Throughout my ongoing journey of living a healthy lifestyle, I've experienced plateaus more times than I can count and I'm thankful for each and every one of them...yes I said thankful. Why? Because I know that's my body sending me a message and I make sure I listen and you should too.
Let's get this out there from the start...plateaus happen to everyone, they are normal, they are common and the best thing you can do is accept them and learn from them. You don't plateau because you're doing everything right, you plateau because something in your fitness or nutrition regimen is too easy, not working, stagnant or in need of a change. So be honest with yourself when answering the following questions:
Am I really giving 100%?
Am I enjoying/satisfied with my fitness/nutrition plan?
Am I putting forth a lot of effort but still not seeing results?
Am I doing the minimum instead of the maximum?
Do I allow myself to quit early?
Do I make excuses where I could be making progress?
Do I lie to myself and think less efforts will lead to more results?
Am I being realistic about my goals?
Am I allowing myself sufficient time to realize results?
Understanding the answers to those questions and the message your body is sending you is the first step. The second step is to regroup, reassess, refocus and make a plan for a changed or new path. The third step is to move forward and put that plan into action!
If plateaus didn't happen, we would all keep doing the same thing over and over and eventually get bored, stop seeing results or simply exist somewhere in the maintain mode. Plateaus force you to grow, to learn, to break through and most importantly, teach you about what you are capable of accomplishing...and I'll bet it's so much more than you ever thought! So next time you hit a plateau (and you will), be thankful because your next break through is just around the corner!
What types of plateaus have you experienced?
I enjoy a cocktail just as much as the next person but in the past year or so I've cut down substantially on the amount of alcohol I drink. Mainly because I was so confused by my lack of results. I was eating healthy, exercising daily with a mix between strength training and cardio training and I was either maintaining my weight and body fat or sometimes gaining depending on the time of year and many of my clients were suffering from the same. So after assessing my regimens (and my client's) I finally figured out that the common denominator was alcohol. It's a quick and easy way to reverse all that hard work and effort not to mention the results you stand to achieve when otherwise living a healthy lifestyle -- starting with empty calories (and lots of them), interference of a good night's sleep, messing with your metabolism, decreased inhibitions (aka...splurging on chips and pizza), consuming more increased sugar intake and inflammation in the body which leads to bloating, muscle pain and decreasing the body's ability to absorb nutrients from other food. Once I decreased the amount of alcohol I consumed I started to realize the results I was working so hard to achieve. I'm not trying to be a party pooper by any means but it's important to understand the adverse effects that alcohol can have on your body and your results. Your best bet is to drink in moderation with adequate hydration via increased water intake before, during and after you drink to offset all of those less than healthy effects of alcohol. Cheers to moderation and results!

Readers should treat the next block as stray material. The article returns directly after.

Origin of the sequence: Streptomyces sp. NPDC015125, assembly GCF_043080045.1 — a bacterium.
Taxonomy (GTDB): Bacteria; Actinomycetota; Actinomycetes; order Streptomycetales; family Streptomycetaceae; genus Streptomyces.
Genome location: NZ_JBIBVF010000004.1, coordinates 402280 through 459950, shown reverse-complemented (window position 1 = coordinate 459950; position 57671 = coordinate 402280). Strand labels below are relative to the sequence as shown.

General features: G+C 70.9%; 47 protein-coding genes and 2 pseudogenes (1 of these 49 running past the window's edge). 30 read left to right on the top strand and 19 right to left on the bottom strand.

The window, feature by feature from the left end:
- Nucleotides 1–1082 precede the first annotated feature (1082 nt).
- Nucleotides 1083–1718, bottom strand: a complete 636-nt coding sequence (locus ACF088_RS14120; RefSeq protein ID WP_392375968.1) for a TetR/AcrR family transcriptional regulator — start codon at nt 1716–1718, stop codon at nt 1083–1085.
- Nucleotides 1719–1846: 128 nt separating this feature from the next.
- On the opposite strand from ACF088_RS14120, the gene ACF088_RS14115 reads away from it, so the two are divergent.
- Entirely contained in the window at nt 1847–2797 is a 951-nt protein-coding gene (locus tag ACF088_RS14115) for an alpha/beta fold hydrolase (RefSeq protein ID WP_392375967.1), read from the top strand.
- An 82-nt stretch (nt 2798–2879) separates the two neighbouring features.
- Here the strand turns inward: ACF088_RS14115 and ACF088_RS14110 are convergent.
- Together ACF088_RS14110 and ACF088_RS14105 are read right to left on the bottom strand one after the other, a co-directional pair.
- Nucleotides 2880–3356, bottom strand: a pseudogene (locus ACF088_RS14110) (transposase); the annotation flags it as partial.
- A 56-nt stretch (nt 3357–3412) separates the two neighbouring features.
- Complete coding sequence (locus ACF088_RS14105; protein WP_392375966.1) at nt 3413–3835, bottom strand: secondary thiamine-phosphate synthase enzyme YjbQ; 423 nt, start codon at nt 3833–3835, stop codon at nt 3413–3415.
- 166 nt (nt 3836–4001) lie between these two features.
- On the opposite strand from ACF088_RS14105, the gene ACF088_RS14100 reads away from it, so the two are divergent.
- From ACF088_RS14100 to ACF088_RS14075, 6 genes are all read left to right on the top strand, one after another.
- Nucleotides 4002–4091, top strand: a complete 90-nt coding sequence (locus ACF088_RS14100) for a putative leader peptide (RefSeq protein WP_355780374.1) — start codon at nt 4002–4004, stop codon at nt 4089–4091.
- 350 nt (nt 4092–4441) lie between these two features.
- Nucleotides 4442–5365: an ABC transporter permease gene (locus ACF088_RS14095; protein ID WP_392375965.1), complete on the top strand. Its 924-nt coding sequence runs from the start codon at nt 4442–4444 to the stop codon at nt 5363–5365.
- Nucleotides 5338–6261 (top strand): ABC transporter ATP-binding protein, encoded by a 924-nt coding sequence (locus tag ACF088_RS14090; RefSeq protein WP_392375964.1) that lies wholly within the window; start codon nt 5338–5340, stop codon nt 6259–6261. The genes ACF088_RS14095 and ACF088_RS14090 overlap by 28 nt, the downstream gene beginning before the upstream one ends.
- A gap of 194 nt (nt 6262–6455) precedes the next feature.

What do you see when you look at someone who is overweight or obese?
It wasn't until I became a personal trainer and started meeting with clients who were overweight or obese that I stopped looking at just the physical aspects and started seeing and hearing about the emotional aspects too. I've met with tons of clients and I can tell you there is always some traumatic incident, life altering situation, major injury or illness/disease that has occurred throughout their life that set them on the path to obesity and/or fueled their dependence on food for the purpose of emotional comfort.
My sister recently told me about a documentary she watched on Netflix called Obesity: The Post Mortem, where a team of pathologists in the UK perform an autopsy on a clinically obese donor to examine how excess fat damages the human body. I've already watched it three times and will most likely watch it again. I was completely fascinated and mesmerized by seeing what an obese person's major organs look like on the inside. In addition, the documentary also highlights five overweight or obese individuals who share their stories, their struggles, their body shaming experiences and how they hope that by being a part of this documentary they can help others who are experiencing some, if not all, of the same.